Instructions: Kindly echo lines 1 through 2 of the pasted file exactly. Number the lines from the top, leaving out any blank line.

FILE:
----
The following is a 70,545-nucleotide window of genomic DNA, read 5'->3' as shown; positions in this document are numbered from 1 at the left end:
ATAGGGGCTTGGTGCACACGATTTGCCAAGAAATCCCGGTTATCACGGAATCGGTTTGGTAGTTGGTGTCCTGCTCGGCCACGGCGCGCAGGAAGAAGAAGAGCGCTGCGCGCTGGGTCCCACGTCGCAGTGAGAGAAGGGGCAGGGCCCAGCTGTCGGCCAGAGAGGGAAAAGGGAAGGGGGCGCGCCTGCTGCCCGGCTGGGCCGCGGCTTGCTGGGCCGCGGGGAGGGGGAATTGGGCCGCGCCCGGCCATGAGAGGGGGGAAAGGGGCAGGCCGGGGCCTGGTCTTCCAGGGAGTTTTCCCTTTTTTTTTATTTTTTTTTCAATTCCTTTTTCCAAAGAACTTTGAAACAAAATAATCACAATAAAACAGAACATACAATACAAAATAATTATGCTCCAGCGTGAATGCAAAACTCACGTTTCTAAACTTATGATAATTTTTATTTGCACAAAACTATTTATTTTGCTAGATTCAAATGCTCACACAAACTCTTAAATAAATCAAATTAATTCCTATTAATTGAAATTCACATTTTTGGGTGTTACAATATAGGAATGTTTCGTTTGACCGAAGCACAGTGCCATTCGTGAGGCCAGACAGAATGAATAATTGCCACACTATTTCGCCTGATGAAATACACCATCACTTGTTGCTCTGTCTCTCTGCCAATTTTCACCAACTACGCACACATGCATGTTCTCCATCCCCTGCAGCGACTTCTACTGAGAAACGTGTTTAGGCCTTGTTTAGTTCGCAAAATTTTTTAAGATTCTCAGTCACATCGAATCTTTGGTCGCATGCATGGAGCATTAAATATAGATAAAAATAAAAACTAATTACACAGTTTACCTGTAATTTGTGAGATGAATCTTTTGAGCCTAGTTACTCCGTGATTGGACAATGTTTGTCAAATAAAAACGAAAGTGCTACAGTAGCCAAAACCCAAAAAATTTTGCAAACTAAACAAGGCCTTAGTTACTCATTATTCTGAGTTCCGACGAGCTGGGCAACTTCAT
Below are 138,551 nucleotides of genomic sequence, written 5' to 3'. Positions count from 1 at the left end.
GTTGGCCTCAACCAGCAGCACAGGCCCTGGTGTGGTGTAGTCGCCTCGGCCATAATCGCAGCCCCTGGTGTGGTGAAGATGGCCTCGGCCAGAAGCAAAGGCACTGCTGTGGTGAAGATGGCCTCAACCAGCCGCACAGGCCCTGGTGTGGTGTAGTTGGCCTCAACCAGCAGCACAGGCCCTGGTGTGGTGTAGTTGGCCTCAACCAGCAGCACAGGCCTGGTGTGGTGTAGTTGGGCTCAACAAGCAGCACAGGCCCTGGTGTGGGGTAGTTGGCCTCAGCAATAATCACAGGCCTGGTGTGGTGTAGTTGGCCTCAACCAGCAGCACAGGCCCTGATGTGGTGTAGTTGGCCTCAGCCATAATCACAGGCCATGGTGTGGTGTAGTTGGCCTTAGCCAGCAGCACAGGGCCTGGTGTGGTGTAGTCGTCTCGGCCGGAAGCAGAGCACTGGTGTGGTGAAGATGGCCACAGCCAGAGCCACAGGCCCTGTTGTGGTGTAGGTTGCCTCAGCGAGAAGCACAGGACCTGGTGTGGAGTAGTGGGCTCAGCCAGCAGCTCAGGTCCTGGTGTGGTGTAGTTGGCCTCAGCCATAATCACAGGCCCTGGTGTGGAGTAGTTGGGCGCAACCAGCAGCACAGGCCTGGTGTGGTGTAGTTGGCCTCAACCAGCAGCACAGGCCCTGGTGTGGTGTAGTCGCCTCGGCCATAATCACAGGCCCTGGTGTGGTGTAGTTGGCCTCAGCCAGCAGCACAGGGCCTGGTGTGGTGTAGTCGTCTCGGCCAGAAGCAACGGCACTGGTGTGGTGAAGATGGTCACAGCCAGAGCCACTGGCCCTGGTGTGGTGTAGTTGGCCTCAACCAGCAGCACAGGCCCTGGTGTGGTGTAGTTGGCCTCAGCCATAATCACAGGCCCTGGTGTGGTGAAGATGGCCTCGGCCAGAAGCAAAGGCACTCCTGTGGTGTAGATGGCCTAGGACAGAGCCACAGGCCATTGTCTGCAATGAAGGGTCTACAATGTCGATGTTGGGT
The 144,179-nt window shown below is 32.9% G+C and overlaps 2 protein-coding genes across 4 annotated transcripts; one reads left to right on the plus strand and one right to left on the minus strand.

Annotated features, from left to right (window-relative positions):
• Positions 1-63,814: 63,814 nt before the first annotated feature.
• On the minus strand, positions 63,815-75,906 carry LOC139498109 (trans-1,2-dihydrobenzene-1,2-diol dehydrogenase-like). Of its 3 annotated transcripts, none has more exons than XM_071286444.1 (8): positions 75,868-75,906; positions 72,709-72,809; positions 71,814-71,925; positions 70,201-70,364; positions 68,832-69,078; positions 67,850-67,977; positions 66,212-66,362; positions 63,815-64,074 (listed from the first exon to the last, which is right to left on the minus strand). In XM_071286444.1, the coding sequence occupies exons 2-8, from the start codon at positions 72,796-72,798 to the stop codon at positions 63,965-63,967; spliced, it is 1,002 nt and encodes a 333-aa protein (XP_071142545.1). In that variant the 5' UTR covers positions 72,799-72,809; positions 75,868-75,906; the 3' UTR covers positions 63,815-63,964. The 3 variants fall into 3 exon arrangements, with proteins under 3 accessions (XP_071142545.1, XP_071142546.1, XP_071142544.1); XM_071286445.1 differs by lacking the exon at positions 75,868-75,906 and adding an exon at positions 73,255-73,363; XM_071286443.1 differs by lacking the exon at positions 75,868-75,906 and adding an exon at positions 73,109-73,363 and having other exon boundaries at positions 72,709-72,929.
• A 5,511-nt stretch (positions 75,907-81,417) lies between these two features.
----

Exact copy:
The following is a 70,545-nucleotide window of genomic DNA, read 5'->3' as shown; positions in this document are numbered from 1 at the left end:
ATAGGGGCTTGGTGCACACGATTTGCCAAGAAATCCCGGTTATCACGGAATCGGTTTGGTAGTTGGTGTCCTGCTCGGCCACGGCGCGCAGGAAGAAGAAGAGCGCTGCGCGCTGGGTCCCACGTCGCAGTGAGAGAAGGGGCAGGGCCCAGCTGTCGGCCAGAGAGGGAAAAGGGAAGGGGGCGCGCCTGCTGCCCGGCTGGGCCGCGGCTTGCTGGGCCGCGGGGAGGGGGAATTGGGCCGCGCCCGGCCATGAGAGGGGGGAAAGGGGCAGGCCGGGGCCTGGTCTTCCAGGGAGTTTTCCCTTTTTTTTTATTTTTTTTTCAATTCCTTTTTCCAAAGAACTTTGAAACAAAATAATCACAATAAAACAGAACATACAATACAAAATAATTATGCTCCAGCGTGAATGCAAAACTCACGTTTCTAAACTTATGATAATTTTTATTTGCACAAAACTATTTATTTTGCTAGATTCAAATGCTCACACAAACTCTTAAATAAATCAAATTAATTCCTATTAATTGAAATTCACATTTTTGGGTGTTACAATATAGGAATGTTTCGTTTGACCGAAGCACAGTGCCATTCGTGAGGCCAGACAGAATGAATAATTGCCACACTATTTCGCCTGATGAAATACACCATCACTTGTTGCTCTGTCTCTCTGCCAATTTTCACCAACTACGCACACATGCATGTTCTCCATCCCCTGCAGCGACTTCTACTGAGAAACGTGTTTAGGCCTTGTTTAGTTCGCAAAATTTTTTAAGATTCTCAGTCACATCGAATCTTTGGTCGCATGCATGGAGCATTAAATATAGATAAAAATAAAAACTAATTACACAGTTTACCTGTAATTTGTGAGATGAATCTTTTGAGCCTAGTTACTCCGTGATTGGACAATGTTTGTCAAATAAAAACGAAAGTGCTACAGTAGCCAAAACCCAAAAAATTTTGCAAACTAAACAAGGCCTTAGTTACTCATTATTCTGAGTTCCGACGAGCTGGGCAACTTCAT